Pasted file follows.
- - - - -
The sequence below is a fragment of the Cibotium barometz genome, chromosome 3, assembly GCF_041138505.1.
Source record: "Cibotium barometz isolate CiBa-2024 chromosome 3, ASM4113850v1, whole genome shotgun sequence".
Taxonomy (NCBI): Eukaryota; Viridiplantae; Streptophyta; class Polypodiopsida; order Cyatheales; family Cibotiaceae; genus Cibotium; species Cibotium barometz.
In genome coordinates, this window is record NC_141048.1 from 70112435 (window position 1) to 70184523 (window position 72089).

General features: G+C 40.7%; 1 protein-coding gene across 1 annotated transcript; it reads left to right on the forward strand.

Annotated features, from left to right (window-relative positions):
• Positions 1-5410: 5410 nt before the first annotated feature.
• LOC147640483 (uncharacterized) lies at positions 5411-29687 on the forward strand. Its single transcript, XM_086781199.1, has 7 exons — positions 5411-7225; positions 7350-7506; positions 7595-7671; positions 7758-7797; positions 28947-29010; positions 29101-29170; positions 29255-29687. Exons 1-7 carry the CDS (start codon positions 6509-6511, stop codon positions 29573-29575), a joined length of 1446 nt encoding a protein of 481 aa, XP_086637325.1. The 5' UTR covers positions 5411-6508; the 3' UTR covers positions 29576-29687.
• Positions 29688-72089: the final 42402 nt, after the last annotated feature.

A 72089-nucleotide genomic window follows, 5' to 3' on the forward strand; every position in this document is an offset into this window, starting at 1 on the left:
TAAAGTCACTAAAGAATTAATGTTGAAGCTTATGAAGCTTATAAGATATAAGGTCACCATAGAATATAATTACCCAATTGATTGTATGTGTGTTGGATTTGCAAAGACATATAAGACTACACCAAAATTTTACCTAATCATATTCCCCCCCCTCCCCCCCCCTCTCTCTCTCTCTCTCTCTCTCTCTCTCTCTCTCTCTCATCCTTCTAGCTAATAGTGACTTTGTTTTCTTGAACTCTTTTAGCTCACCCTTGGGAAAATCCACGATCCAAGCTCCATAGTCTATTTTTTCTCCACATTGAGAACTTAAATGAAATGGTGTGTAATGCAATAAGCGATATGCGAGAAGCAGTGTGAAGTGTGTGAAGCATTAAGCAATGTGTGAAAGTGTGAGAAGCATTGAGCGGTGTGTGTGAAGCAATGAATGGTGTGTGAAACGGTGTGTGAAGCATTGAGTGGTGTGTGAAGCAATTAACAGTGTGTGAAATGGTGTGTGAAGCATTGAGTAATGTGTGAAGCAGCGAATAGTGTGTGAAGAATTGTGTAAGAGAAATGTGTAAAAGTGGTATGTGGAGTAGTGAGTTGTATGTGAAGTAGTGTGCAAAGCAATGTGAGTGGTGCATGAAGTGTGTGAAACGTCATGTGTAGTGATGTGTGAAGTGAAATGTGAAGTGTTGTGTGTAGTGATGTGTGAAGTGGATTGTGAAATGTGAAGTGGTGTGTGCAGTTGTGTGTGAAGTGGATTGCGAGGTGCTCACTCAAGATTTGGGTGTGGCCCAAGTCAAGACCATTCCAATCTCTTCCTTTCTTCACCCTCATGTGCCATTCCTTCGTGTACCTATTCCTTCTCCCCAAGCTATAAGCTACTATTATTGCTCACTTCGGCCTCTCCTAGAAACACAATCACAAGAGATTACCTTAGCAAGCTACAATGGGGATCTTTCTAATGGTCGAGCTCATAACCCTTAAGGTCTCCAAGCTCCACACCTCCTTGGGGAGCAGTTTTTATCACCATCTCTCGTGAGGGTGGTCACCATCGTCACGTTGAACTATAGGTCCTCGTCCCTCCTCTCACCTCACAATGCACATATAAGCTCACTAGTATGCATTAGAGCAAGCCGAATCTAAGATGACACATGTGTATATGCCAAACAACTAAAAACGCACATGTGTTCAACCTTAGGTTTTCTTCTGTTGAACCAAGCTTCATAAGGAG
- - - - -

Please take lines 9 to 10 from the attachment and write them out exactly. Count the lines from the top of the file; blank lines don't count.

• Positions 29688-72089: the final 42402 nt, after the last annotated feature.

A 72089-nucleotide genomic window follows, 5' to 3' on the forward strand; every position in this document is an offset into this window, starting at 1 on the left: